A blend of what has been passed on and new thinking often hold the key
Muhammad Chbib, CEO, Tradeling | As published in Gulf News on 13 July 2020
Adaptability is a critical component to survival in any business – more so now. If you are not willing to adapt, you will fail.
Failure is nothing to be feared; in fact, it is a requirement for any business, provided you are willing to learn. In every business venture I have led, I have applied my own set of principles to guide through many challenges. Needless to say, the biggest learnings emerge from the biggest mistakes.
I became a fan of McKinsey’s “Pyramid Principles” early on and, since then, I have lived and breathed them. They are a simple top-down type of structured thinking that starts with the conclusion first. Give credit to its author, Barbara Minto, who taught many generations of business leaders to see things from multiple perspectives. From this, I devised a set of rules around them, which have proven to be effective, especially now, as they are simple and adaptable.
At the start of 2020, I too was filled with hope and excitement, more so with the impending launch of Tradeling, the B2B e-commerce marketplace. We had a win-win business model. The technology platform we developed in less than 100 days was the result of 10 years’ experience in building tech startups in the region. And being in a hyper-connected world, with the global e-commerce industry thriving and valued at $3.9 trillion, we were in the right place – or so I thought.
We focused on the food and beverage as the first vertical and were confident of its success. But my ‘caution antenna’ was alerted when we first presented Tradeling at Gulfood. We had hundreds of suppliers eager to join us, but the obvious sign of trouble was the lack of Chinese visitors.
Put a stop
The entire world soon came to an abrupt halt as a result of COVID-19. The roller-coaster ride was about to begin. Our second vertical, office supplies, was also headed for disaster as businesses pulled down shutters and people worked from home. All in all, it was a perfect recipe for disaster for a business at its launch.
This is where my set of principles came into play – I can honestly say that my rules stem not from vanity but humility.
Rule 1: Do not panic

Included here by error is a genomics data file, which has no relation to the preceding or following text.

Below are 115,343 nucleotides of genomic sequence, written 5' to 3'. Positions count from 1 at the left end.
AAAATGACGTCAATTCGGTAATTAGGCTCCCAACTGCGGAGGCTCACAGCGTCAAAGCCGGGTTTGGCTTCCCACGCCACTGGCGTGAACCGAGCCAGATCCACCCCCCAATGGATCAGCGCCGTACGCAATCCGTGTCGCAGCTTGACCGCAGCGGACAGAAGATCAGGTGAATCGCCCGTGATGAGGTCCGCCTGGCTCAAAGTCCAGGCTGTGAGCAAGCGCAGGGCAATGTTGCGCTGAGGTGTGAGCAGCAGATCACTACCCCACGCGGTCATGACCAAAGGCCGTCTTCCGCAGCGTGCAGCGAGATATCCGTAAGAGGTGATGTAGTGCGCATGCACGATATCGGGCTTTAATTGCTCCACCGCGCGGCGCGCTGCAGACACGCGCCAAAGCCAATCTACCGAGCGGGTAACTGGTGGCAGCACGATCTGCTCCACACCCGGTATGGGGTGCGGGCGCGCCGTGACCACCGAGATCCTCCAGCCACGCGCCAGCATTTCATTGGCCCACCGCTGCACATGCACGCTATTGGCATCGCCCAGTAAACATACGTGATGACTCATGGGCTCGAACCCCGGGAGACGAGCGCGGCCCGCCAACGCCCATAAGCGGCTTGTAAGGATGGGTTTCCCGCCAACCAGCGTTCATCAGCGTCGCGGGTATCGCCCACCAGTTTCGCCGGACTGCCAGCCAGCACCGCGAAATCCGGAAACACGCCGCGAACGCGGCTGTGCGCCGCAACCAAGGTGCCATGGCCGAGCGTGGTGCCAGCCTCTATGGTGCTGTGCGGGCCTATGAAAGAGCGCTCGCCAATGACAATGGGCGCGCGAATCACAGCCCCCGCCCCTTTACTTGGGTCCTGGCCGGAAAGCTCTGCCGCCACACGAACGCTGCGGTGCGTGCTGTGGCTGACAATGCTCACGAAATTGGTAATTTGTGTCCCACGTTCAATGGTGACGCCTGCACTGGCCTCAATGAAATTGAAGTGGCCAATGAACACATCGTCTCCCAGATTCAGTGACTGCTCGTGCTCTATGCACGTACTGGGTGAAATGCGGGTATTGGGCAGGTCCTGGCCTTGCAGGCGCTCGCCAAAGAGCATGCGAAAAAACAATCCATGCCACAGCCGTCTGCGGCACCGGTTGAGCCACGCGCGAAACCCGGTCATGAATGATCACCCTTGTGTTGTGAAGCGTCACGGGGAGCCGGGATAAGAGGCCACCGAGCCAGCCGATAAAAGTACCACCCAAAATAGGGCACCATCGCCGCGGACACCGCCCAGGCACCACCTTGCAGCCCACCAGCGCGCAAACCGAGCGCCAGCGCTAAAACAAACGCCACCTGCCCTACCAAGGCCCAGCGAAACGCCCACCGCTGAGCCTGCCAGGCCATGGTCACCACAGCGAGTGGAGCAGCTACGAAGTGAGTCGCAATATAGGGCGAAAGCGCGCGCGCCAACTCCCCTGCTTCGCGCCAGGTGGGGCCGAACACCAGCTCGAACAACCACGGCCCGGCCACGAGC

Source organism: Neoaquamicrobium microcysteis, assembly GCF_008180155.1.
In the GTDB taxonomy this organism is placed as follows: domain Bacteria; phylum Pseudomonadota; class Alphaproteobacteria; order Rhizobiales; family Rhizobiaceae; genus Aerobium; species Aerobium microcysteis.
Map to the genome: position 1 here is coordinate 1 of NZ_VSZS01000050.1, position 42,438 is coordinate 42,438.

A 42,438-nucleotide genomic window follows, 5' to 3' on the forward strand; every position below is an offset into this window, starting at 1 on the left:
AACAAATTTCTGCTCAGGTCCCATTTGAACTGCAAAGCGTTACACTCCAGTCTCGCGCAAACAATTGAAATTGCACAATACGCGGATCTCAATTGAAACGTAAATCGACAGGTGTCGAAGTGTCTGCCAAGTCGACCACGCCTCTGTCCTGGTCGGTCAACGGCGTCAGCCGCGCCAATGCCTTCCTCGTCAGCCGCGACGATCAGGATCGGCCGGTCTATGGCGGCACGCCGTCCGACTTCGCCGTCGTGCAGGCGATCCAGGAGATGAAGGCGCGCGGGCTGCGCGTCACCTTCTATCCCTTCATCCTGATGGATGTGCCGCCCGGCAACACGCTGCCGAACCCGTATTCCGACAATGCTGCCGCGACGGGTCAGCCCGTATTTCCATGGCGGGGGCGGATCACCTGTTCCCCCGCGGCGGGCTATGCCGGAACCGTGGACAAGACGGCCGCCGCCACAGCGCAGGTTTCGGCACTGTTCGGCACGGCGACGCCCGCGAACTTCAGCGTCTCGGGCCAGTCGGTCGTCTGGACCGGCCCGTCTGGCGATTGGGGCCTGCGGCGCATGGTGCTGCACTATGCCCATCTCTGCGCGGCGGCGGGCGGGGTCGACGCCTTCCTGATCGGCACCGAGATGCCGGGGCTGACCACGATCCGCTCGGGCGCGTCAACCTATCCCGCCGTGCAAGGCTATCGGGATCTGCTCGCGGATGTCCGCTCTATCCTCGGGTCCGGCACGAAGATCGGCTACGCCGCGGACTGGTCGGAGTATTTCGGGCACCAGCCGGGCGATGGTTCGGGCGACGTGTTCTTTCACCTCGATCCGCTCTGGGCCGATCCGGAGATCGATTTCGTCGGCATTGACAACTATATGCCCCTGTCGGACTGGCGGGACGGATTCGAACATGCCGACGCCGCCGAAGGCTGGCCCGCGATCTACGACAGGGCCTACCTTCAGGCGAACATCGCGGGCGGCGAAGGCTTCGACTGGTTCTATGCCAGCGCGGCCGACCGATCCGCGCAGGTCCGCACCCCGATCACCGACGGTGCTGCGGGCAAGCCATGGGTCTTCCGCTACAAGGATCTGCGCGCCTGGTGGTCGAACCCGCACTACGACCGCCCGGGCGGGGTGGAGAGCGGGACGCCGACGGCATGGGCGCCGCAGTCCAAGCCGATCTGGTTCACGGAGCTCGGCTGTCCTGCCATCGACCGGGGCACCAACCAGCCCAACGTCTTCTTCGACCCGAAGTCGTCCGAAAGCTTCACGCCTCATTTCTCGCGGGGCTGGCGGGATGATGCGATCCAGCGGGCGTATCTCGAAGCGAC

Panic clouds your thinking and pushes you to non-diligent measures. Staying calm is the sign of a strong leader. When seas are rough, when visibility is limited, you need to be at your best so that everyone can hold on to your confidence.
Rule 2: Stay humane
Do not lay off. Hiring a team member to me means a personal commitment to embark on a joint journey. It is a long-term promise you make as a leader. With every team member, we also touch the lives of others who are supported by them, which makes any decision to lay-off, to be the very last resort.
In a crisis, my recommendation is to reallocate salary budgets from top-down so everyone stays.
Rule 3: Be tactical
Successful organisations take business decisions for the long-term. That does not mean they are not agile or flexible. They have a wider thinking horizon.
Be tactical in your views, explore other revenue-generating streams and execute them – because every challenge presents a new opportunity.
This is how my rules helped us: By introducing a new, unplanned vertical to our business in the middle of the pandemic, we kept our ship afloat. We capitalised on an opportunity at the right time, creating a digital marketplace for business buyers to trade in masks, gloves, sanitisers and protective equipment.
As businesses return to the workplace, our first two planned verticals are delivering far more than our forecasts.
We did not panic, we remained tactical and we executed our long-term vision. We did not lay off a single person.
On the contrary, we have gone from 40 to a team of 70 plus, and we continue to hire.
Gone through the worst of it
We are prepared and ready for the future because we have weathered the worst. And I learnt that no matter how tough the going is, the outlook is brighter as a result of adaptability and resilience. The crisis has hit us, but we hit back by staying calm, staying humane and remembering our long-term purpose.
I urge other businesses to relook at their business models and purpose… and build anew. If they do, they will discover their own unique path to overcome this crisis.
– Muhammad Chbib is CEO of Tradeling.